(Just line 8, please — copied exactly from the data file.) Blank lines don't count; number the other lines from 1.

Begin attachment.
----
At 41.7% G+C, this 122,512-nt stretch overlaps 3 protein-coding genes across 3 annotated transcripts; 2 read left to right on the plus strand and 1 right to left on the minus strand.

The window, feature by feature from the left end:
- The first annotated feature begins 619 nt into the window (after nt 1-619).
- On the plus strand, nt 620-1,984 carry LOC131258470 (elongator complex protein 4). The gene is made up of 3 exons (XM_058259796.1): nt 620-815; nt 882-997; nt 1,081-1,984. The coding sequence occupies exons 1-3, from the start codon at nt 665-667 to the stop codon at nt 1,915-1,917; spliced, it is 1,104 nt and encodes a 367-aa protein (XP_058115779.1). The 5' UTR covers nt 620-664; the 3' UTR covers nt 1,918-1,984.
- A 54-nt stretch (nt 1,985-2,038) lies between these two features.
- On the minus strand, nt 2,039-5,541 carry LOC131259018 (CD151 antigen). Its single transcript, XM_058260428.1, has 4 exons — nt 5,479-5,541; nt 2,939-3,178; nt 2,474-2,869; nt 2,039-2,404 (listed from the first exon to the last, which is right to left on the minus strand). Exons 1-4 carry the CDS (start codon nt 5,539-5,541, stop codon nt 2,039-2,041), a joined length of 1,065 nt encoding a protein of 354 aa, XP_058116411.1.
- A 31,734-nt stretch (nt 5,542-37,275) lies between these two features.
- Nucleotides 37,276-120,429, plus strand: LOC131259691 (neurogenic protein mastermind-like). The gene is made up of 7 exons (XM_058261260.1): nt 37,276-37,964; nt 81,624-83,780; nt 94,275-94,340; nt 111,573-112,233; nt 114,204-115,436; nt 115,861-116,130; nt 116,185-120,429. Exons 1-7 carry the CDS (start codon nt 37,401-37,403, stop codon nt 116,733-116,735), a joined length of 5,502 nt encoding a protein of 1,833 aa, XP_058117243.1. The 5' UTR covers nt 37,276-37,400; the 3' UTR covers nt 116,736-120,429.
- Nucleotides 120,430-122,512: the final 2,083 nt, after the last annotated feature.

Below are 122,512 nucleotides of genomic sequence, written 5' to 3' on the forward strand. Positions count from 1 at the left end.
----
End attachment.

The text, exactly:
- Nucleotides 37,276-120,429, plus strand: LOC131259691 (neurogenic protein mastermind-like). The gene is made up of 7 exons (XM_058261260.1): nt 37,276-37,964; nt 81,624-83,780; nt 94,275-94,340; nt 111,573-112,233; nt 114,204-115,436; nt 115,861-116,130; nt 116,185-120,429. Exons 1-7 carry the CDS (start codon nt 37,401-37,403, stop codon nt 116,733-116,735), a joined length of 5,502 nt encoding a protein of 1,833 aa, XP_058117243.1. The 5' UTR covers nt 37,276-37,400; the 3' UTR covers nt 116,736-120,429.